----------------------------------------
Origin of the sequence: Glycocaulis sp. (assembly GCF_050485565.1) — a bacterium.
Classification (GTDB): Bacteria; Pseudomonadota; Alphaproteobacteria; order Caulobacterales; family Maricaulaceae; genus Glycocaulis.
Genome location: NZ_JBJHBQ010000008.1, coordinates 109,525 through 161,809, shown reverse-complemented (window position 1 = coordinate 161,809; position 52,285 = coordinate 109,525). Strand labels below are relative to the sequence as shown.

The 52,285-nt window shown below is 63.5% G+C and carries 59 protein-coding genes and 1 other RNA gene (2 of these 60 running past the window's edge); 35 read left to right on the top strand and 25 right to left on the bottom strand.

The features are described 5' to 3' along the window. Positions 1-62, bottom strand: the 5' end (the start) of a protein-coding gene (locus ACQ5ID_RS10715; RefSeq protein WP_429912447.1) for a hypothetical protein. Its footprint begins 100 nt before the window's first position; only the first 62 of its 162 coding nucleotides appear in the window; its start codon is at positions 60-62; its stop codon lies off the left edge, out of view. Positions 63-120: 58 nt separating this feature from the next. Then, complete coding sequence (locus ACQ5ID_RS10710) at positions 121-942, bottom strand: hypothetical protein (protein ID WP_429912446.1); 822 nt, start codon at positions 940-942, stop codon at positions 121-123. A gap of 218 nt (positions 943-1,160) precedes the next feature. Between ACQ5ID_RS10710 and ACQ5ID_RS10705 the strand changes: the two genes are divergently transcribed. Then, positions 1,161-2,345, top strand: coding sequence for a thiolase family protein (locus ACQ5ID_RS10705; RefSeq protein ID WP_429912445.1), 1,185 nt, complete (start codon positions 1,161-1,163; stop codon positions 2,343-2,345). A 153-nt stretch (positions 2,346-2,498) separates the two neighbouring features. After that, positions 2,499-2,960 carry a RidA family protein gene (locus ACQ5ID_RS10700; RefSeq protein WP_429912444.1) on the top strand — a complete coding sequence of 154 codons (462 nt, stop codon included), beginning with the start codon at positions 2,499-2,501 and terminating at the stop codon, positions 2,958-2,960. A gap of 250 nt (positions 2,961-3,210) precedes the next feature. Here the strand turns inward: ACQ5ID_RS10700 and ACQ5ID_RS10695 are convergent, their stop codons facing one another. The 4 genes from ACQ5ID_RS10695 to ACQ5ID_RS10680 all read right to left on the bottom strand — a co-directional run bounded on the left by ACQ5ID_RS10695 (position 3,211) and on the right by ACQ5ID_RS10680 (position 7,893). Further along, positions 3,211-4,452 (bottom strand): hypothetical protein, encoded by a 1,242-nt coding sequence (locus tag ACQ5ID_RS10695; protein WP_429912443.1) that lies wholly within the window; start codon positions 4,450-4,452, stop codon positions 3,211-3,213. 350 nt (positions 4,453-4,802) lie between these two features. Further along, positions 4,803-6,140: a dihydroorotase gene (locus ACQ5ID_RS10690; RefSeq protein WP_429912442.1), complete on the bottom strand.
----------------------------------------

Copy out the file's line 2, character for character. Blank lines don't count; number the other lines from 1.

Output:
Classification (GTDB): Bacteria; Pseudomonadota; Alphaproteobacteria; order Caulobacterales; family Maricaulaceae; genus Glycocaulis.